He is, of course, also a Holocaust denier (his adolescence in the National Socialist Movement, a group honouring Hitler and responsible for cases of arson on Jewish property, he typifies as “youthful indiscretion”), though he’s cleverly sought to downplay perceptions of anti-Semitism in his party — and why not, when clearly the menace of Islam is such that a few Jews kicking about are small peas in comparison?

So the “global warming is a hoax” shtick he also forwards — condemning an exploitative liberal base for using this issue to over-tax hard-working citizens (see? people who support immigration are just all around jerks to decent white British folk!) when the real issue is clearly peak oil (read: our need to stop being dependent on foreigners for anything) — is really just the cherry on top of one enormous shit sundae.

More interesting still is how the BNP was able to gain so much traction so quickly — a multifaceted development that leaves some thankful they only received two seats in total (Ed West of The Telegraph, writing about the need for a less polemic debate about immigration, reports that some were predicting five, or even eight, handed off). On the one hand, the BNP exploited the hell out of a recent expense claims scandal in British parliament, with Griffin deftly culling the working class vote from the Labour Party after lax rules allowed such expenses as the following to be billed to a nation already struggling with the impact of global recession:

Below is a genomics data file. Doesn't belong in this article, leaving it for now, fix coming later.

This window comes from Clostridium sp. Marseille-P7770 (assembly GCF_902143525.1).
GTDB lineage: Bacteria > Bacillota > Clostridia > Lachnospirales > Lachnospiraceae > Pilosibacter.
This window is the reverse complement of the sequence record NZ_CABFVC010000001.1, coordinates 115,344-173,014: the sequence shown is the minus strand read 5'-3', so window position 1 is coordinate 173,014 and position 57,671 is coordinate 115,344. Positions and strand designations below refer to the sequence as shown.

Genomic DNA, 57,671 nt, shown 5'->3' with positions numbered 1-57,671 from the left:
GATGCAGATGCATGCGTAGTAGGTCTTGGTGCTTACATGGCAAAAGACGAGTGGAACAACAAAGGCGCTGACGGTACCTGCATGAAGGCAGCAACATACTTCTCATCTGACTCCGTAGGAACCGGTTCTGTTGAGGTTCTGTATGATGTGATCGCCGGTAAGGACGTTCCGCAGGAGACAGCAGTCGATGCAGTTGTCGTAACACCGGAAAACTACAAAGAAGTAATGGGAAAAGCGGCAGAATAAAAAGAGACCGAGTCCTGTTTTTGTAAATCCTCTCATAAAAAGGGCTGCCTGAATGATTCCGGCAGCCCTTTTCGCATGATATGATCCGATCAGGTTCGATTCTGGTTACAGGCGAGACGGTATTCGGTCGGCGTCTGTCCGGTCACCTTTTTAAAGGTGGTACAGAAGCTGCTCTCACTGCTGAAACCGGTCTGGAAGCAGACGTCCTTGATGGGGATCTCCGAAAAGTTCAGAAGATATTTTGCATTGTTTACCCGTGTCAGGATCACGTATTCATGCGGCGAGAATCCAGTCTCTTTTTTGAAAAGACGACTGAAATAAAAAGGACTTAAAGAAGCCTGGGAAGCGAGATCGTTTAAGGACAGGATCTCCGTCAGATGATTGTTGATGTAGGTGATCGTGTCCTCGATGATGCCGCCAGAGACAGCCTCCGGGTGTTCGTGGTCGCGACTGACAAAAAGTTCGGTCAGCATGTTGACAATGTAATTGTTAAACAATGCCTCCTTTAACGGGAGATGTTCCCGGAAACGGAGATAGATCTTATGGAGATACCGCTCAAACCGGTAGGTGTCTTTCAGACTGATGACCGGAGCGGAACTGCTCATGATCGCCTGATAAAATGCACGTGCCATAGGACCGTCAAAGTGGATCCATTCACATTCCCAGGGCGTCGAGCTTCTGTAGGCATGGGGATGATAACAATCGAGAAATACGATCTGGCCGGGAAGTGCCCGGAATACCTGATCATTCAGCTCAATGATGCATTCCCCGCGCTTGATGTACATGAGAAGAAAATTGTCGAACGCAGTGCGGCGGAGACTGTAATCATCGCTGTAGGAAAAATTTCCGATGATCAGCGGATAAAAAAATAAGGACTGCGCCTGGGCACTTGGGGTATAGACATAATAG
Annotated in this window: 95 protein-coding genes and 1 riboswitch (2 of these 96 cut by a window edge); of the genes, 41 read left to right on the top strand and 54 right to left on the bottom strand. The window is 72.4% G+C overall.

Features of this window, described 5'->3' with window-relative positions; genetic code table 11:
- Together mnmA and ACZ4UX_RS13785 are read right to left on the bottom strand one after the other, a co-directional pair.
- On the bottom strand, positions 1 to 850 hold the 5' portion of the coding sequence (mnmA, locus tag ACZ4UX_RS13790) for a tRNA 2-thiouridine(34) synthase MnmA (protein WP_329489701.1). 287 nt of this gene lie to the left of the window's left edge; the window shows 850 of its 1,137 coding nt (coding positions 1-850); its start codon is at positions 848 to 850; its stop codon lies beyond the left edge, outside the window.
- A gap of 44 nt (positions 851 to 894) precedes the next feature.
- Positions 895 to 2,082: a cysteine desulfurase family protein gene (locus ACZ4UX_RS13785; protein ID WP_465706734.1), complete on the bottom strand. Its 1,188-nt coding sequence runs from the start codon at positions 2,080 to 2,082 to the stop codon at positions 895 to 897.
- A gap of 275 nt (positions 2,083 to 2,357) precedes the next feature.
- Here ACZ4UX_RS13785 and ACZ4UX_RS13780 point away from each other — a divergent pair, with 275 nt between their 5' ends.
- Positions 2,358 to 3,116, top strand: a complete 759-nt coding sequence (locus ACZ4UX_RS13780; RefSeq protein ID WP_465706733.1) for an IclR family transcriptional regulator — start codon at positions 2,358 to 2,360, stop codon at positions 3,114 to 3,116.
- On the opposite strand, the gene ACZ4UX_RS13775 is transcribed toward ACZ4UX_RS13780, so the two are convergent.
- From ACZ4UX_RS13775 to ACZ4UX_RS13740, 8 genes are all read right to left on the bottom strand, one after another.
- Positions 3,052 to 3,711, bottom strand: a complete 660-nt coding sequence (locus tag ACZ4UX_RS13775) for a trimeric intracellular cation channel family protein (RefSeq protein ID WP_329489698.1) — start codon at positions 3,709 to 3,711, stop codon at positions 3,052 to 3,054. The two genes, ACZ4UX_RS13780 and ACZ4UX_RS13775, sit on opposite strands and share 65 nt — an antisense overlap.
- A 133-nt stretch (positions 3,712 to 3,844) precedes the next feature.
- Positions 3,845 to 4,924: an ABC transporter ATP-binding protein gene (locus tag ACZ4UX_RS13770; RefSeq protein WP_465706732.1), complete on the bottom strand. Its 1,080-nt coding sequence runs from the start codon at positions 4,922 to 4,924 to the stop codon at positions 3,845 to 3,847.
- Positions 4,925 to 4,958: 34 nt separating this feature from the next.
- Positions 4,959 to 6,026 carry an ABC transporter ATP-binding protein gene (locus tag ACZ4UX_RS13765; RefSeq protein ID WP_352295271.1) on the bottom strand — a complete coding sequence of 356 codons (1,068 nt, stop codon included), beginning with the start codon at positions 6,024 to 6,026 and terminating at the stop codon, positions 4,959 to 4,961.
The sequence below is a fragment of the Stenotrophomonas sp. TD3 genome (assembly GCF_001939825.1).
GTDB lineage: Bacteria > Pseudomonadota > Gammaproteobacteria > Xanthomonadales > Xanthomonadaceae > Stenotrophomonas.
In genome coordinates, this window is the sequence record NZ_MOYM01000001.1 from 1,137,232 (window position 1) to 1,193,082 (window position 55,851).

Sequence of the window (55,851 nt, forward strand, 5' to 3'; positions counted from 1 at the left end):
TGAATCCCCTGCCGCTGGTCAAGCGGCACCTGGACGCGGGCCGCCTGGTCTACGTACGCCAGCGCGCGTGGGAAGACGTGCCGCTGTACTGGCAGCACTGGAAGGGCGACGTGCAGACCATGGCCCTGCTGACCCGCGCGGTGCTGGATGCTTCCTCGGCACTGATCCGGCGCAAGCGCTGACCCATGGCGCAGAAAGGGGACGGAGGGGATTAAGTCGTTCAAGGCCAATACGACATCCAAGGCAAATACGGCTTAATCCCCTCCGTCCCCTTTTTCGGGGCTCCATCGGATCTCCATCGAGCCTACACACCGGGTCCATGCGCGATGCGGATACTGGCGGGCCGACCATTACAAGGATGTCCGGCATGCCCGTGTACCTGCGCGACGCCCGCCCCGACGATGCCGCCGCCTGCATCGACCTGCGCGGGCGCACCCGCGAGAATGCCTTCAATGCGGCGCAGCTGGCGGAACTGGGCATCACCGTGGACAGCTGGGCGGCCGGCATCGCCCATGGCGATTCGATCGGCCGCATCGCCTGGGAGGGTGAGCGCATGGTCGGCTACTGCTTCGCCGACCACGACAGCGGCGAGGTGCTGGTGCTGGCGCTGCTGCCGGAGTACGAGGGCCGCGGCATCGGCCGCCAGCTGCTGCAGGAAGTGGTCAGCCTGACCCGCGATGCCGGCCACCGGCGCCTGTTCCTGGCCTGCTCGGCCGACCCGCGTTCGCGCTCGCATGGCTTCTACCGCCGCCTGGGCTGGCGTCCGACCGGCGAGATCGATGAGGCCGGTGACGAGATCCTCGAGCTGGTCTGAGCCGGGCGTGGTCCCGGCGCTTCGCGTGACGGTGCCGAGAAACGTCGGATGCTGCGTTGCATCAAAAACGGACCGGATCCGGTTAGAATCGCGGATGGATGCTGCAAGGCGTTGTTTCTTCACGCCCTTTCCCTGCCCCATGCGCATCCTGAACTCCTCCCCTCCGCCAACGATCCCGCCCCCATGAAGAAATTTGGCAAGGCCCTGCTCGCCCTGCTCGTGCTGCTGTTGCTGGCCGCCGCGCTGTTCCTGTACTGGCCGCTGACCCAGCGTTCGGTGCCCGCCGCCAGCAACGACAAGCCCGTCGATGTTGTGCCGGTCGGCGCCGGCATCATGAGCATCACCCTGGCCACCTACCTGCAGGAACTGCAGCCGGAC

NYT — For the Tories, the worst embarrassments lay in charges for the clearing of a moat, a shipment of horse manure for a garden, the maintenance of sprawling woodlands, the installation of a miniature “duck house” in a country house pond. The more mundane needs of Laborites and Liberal Democrats were met by claims for nonexistent mortgages, dry-rot repairs at the house of a Labor M.P.’s partner, and a Liberal Democrat’s trouser press. Before he resigned over the scandal, the speaker of the House of Commons, Michael Martin, claimed thousands of pounds for a chauffeur-driven car that drove him about his Glasgow constituency, one of Britain’s poorest.